I was learning Rust with a book and the following excerpt threw me a bit off:
Also note that
&str has the
& in front of it because you need a reference to use a
str. That's because of the reason we saw above: the stack needs to know the size, and a
str can be of any length. So we access it with a
&, a reference. The compiler knows the size of a reference's pointer, and it can then use the
& to find where the
str data is and read it. Also, because you use a
& to interact with a
str, you don't own it. But a
String is an "owned" type.
I understand that for variables of unknown size, you must place the data on the heap and then reference to it with a fixed-length pointer on the stack. My confusion lies with the statement that
str can be of any length.
Why can't a
String type also be of unknown length at times and require the whole reference to data on heap approach?
I understand that the book will probably dive deeper into the details later on, but I was wondering if someone could already provide some additional context for me, specifically regarding the question above? Any useful accompanying details regarding the
String types in Rust, that are good to know for a beginner to the language, are highly appreciated as well.
Like a slice
str is a variably-sized type. (In fact,
str is essentially a
[u8] guaranteed to contain valid UTF-8.)
Variably-sized types are special. They do not implement the
Sized trait. A reference to a variably-sized type is "fat": it doesn't just hold the address of the referenced thing, but also its size.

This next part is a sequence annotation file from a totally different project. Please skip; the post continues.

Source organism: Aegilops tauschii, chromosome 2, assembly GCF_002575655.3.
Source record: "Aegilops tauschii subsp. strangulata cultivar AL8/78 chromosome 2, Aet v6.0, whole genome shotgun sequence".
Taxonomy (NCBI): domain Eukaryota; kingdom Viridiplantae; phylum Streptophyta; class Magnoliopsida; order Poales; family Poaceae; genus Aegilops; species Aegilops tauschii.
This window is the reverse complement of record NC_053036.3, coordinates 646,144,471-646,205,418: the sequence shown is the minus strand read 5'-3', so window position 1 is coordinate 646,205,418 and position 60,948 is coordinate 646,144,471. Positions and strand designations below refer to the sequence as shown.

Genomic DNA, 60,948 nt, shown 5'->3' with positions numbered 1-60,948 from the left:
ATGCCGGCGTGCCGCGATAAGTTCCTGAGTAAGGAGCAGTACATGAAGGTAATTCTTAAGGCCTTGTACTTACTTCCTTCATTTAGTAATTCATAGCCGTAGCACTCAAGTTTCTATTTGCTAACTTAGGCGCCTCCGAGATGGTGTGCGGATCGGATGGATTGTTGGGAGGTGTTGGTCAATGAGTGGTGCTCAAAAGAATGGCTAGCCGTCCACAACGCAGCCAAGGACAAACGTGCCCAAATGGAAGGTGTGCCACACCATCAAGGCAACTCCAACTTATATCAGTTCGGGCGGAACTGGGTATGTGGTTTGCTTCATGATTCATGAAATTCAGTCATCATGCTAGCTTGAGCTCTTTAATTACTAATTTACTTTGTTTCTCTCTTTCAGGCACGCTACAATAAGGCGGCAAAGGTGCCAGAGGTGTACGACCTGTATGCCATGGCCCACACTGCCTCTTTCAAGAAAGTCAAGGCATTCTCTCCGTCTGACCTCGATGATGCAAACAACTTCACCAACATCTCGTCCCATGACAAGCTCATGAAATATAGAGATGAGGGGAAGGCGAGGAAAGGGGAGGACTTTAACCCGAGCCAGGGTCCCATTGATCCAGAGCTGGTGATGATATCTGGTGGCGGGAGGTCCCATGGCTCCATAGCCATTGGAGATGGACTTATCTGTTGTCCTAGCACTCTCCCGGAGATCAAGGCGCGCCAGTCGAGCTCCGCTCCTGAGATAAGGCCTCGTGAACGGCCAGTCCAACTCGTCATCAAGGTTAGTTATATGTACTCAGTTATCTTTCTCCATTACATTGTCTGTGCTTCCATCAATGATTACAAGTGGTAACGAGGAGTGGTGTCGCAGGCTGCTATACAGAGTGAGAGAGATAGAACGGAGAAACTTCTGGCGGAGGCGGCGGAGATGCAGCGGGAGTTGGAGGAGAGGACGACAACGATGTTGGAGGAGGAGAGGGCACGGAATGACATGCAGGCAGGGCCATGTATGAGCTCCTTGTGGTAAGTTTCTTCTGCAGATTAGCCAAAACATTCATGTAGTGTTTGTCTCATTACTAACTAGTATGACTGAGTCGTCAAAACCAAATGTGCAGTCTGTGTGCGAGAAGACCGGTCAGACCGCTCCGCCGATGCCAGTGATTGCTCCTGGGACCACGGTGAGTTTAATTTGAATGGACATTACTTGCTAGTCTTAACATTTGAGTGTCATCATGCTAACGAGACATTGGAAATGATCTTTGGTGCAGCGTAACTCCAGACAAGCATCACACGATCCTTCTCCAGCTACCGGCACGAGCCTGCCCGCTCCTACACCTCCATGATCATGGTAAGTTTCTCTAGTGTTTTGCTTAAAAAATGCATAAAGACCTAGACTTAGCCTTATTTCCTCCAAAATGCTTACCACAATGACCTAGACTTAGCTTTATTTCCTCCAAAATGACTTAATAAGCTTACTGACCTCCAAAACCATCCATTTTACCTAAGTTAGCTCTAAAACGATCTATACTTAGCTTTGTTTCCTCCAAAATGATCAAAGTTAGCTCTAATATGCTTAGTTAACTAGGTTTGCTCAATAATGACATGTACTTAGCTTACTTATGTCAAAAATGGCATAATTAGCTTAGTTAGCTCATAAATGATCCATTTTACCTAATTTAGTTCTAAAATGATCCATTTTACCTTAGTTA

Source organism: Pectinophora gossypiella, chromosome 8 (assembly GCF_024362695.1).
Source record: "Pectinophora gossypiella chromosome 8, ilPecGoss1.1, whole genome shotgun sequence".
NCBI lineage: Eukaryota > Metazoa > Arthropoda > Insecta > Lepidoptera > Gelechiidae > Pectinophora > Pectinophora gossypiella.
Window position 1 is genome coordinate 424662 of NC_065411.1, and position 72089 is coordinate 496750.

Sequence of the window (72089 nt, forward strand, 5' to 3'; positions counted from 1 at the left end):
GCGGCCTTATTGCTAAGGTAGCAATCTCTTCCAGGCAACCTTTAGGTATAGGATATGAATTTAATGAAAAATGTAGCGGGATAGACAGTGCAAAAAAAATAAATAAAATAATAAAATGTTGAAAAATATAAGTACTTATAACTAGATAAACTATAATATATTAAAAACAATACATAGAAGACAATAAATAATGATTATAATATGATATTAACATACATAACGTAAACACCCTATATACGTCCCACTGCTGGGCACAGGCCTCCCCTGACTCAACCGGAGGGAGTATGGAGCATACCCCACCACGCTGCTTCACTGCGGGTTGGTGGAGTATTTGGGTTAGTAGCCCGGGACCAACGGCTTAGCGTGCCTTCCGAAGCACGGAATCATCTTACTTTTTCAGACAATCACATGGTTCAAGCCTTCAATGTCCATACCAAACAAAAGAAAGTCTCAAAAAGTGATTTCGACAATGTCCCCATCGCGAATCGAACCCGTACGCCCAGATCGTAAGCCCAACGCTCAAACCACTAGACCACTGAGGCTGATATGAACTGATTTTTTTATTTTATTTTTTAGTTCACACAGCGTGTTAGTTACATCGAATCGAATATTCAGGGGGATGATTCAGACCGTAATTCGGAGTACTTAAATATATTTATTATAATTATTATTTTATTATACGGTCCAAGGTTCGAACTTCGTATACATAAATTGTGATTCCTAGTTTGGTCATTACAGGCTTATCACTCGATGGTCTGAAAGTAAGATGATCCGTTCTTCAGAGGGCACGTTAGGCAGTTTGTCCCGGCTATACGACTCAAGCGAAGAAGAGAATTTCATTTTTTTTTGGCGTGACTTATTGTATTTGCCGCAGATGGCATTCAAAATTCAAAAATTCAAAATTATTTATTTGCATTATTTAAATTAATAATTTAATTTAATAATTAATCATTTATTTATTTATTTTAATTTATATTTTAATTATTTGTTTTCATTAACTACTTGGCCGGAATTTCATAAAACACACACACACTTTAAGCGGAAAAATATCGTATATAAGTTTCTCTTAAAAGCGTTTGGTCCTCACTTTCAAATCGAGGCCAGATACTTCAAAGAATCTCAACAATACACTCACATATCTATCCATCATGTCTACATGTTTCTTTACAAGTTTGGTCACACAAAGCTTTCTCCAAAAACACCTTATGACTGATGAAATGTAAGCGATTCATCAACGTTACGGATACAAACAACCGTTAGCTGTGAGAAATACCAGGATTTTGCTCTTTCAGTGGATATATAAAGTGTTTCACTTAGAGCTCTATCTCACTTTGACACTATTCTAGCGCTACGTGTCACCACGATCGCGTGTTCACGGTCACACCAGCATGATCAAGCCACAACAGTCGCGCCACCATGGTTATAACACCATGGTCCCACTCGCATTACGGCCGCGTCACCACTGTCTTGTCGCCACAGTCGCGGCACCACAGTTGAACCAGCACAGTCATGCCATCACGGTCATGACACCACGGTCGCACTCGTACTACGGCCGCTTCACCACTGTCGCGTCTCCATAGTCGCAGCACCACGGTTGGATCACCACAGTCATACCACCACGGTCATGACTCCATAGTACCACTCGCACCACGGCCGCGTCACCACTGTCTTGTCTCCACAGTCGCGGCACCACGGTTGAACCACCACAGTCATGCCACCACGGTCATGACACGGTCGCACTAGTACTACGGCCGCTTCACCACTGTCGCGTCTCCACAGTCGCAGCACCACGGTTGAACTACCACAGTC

str therefore means "some area in memory which contains valid UTF-8 data". And
&str is "the address and size of such an area".
String on the other hand is a struct with a fixed size. One of its members is a pointer to string data somewhere else (on the heap). Conceptually, a
String contains a
&str along with the unused capacity of the memory area. (In reality, a
String is a wrapper around a
Vec<u8> with UTF-8 guarantee, a
Vec<u8> conceptually contains a
&[u8] plus capacity but is really a raw pointer, size and capacity.)
The total memory required by a
String is therefore still variable, but the part that is the
String struct itself is known.
Why is it this way? Because the entire point of
String is to manage a memory region containing string data, and it can't do that if it is the memory region containing string data.
I understand that for variables of unknown size, you must place the data on the heap
This is a misconception. The heap is the most obvious place to put variably-sized data, but
alloca equivalent to allocate variably-sized data on the stack.